Alzheimer’s disease

Gum disease and Alzheimer’s disease

Alzheimer’s disease is a neuro-degenerative disease which is characterised by inflammatory features including increased levels of pro-inflammatory cytokines which contribute to the inflammatory status of the central nervous system. Gum disease is a progressive chromic inflammatory disease which is caused by bacteria in the mouth triggering reactions which cause destruction of the foundations of our teeth, the bone and gums.

The relationship between gum disease and Alzheimer’s disease

The relationship and link between gum disease and Alzheimer’s disease is a tentative one at the moment, but one nonetheless the early research appears to have some substance and certainly provides us with a possible link.
The study that the link between gum disease and Alzheimer’s disease is currently based was an observational study carried out by King’s College London and the University of Southampton. In the study 60 or so people with mild to moderate Alzheimer’s disease were cognitively assessed and a blood sample was taken to measure inflammatory markers in their blood.
The participants’ dental health was then assessed by a dental hygienist and the majority of participants were followed-up after 6 months when the assessments were repeated.
The results of this very small study showed the presence of gum disease was associated with a six-fold increase in the rate of cognitive decline in participants over the six-month follow-up period of the study. It concluded that gum disease is associated with an increase in cognitive decline in Alzheimer’s disease, possibly by mechanisms linked to the body’s inflammatory response.

How we can help you

Of course the link between Alzheimer’s disease and gum disease is in its very early stages, but for the sake of maintaining good oral hygiene should not be taken likely and may help reduce the risk of this terrible disease.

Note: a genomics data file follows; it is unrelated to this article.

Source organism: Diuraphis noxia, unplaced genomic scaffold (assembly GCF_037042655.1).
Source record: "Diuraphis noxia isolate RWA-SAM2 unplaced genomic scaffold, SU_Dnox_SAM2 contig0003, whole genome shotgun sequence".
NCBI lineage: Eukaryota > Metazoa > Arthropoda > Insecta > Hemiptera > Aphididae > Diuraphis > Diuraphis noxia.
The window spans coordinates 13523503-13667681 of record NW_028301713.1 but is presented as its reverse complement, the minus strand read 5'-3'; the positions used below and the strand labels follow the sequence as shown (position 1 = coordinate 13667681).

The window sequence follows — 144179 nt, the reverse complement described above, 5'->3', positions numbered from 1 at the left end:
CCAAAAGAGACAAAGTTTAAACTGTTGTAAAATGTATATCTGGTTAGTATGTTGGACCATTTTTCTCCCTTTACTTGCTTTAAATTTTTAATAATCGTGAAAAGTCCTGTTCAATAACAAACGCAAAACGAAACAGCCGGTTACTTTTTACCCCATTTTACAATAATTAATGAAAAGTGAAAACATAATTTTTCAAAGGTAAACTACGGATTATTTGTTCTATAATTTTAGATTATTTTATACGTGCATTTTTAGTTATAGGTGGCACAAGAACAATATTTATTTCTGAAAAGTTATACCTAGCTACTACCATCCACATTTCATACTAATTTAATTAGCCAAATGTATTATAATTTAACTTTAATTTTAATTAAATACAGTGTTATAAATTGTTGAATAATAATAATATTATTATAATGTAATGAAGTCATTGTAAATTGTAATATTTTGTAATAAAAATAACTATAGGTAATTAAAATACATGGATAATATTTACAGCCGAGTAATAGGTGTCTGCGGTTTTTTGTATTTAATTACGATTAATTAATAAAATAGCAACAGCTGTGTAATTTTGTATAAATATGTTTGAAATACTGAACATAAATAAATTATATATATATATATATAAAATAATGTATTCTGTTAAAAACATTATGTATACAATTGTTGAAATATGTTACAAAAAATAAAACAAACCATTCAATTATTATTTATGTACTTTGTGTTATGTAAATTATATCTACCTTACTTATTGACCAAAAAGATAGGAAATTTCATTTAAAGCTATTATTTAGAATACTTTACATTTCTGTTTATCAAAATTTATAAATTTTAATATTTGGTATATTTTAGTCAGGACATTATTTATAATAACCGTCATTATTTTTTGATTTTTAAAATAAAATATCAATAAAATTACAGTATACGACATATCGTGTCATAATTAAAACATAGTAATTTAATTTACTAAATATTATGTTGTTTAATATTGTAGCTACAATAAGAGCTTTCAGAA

Our periodontal team have years of experience in helping patients improve their oral hygiene and reduce their risk of not only gum disease but the systemic health effects which result from gum disease. For more information on these other systemic health effects, just select one of the topics from the menu to the left.
You don’t have to be a registered patient with us to see our periodontal team, in fact many patients come to us either as a self referral or on referral from their own dentist.

How do I book an appointment?

1. Register as a patient for your regular dental care. (Insert contact us page)

2. See one of our hygiene team for an initial assessment (with direct access and our ‘Simply Dental Care’ programme you do not need to see a dentist to see a dental hygienist or dental therapist More details and prices can be found by clicking here. (insert fee guide)

3. If you have your own dentist, chat to them first, they may be able to refer you to see a hygienist at your own practice. If you have already seen a dental hygienist at your own practice and your gum disease is not improving your dentist can refer you to see us for more specialist help by clicking here. (insert referral page)

What can I do myself?

Good oral hygiene is the key to maintaining healthy gums, which starts with what you do at home and more specifically your oral hygiene (cleaning) routine. The plaque and bacteria that cause gum disease are soft and sticky and are easily removed with a toothbrush. Once the plaque has hardened its is called tartar or calculus and is nearly impossible to remove yourself.
Tooth brushing technique is one of the most important things, yet it always amazes us that very few people have ever been shown how to effectively brush their teeth. You can have the fanciest toothbrush in the world, but if you don’t know how to use if properly it will never work as effectively as it should! Letting us show you how to effectively clean your teeth will help prevent future problems and will also save you money in the longer term, as you will need to see us less.
It is important to remember that 30-40% of the gum and tooth surface is between your teeth, so if you are not using anything to clean in between your teeth such as interdental brushes or floss/tape you are missing up to 40% of the mouth

Latest research

We are members of the BSP (British Society of Periodontology) which is the UK’s leading authority on gum disease and is at the forefront of advancing research and knowledge into gum disease. This gives us access to the latest publications, treatment guidelines and research to ensure we are treating our patients to the highest standards.

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